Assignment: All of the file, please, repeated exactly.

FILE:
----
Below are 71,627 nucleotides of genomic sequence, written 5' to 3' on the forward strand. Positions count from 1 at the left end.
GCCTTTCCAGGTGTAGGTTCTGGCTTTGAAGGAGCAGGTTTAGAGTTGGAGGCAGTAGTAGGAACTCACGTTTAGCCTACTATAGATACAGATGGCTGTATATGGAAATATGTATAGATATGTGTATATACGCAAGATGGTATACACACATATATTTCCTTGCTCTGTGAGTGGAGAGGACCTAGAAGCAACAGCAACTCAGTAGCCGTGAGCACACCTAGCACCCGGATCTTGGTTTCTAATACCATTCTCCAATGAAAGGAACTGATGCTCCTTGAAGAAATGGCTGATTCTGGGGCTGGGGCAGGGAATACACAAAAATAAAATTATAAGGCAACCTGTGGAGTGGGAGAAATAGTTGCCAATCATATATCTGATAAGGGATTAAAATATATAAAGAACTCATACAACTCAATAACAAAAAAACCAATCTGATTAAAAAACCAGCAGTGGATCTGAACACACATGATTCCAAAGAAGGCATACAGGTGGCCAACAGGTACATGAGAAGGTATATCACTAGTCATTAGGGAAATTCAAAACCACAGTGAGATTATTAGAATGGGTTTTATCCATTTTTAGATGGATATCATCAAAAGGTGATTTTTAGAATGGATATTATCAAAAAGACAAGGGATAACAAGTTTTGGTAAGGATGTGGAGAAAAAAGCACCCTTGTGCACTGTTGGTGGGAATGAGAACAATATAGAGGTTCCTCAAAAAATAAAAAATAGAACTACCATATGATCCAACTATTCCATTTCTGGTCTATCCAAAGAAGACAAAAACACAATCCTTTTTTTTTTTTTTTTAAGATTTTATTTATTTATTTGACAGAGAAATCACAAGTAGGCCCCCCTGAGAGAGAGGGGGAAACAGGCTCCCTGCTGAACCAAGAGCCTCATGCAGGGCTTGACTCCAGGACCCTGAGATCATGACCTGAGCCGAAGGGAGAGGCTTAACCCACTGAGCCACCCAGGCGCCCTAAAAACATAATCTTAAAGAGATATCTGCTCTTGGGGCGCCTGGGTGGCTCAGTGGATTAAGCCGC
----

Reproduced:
Below are 71,627 nucleotides of genomic sequence, written 5' to 3' on the forward strand. Positions count from 1 at the left end.
GCCTTTCCAGGTGTAGGTTCTGGCTTTGAAGGAGCAGGTTTAGAGTTGGAGGCAGTAGTAGGAACTCACGTTTAGCCTACTATAGATACAGATGGCTGTATATGGAAATATGTATAGATATGTGTATATACGCAAGATGGTATACACACATATATTTCCTTGCTCTGTGAGTGGAGAGGACCTAGAAGCAACAGCAACTCAGTAGCCGTGAGCACACCTAGCACCCGGATCTTGGTTTCTAATACCATTCTCCAATGAAAGGAACTGATGCTCCTTGAAGAAATGGCTGATTCTGGGGCTGGGGCAGGGAATACACAAAAATAAAATTATAAGGCAACCTGTGGAGTGGGAGAAATAGTTGCCAATCATATATCTGATAAGGGATTAAAATATATAAAGAACTCATACAACTCAATAACAAAAAAACCAATCTGATTAAAAAACCAGCAGTGGATCTGAACACACATGATTCCAAAGAAGGCATACAGGTGGCCAACAGGTACATGAGAAGGTATATCACTAGTCATTAGGGAAATTCAAAACCACAGTGAGATTATTAGAATGGGTTTTATCCATTTTTAGATGGATATCATCAAAAGGTGATTTTTAGAATGGATATTATCAAAAAGACAAGGGATAACAAGTTTTGGTAAGGATGTGGAGAAAAAAGCACCCTTGTGCACTGTTGGTGGGAATGAGAACAATATAGAGGTTCCTCAAAAAATAAAAAATAGAACTACCATATGATCCAACTATTCCATTTCTGGTCTATCCAAAGAAGACAAAAACACAATCCTTTTTTTTTTTTTTTTAAGATTTTATTTATTTATTTGACAGAGAAATCACAAGTAGGCCCCCCTGAGAGAGAGGGGGAAACAGGCTCCCTGCTGAACCAAGAGCCTCATGCAGGGCTTGACTCCAGGACCCTGAGATCATGACCTGAGCCGAAGGGAGAGGCTTAACCCACTGAGCCACCCAGGCGCCCTAAAAACATAATCTTAAAGAGATATCTGCTCTTGGGGCGCCTGGGTGGCTCAGTGGATTAAGCCGC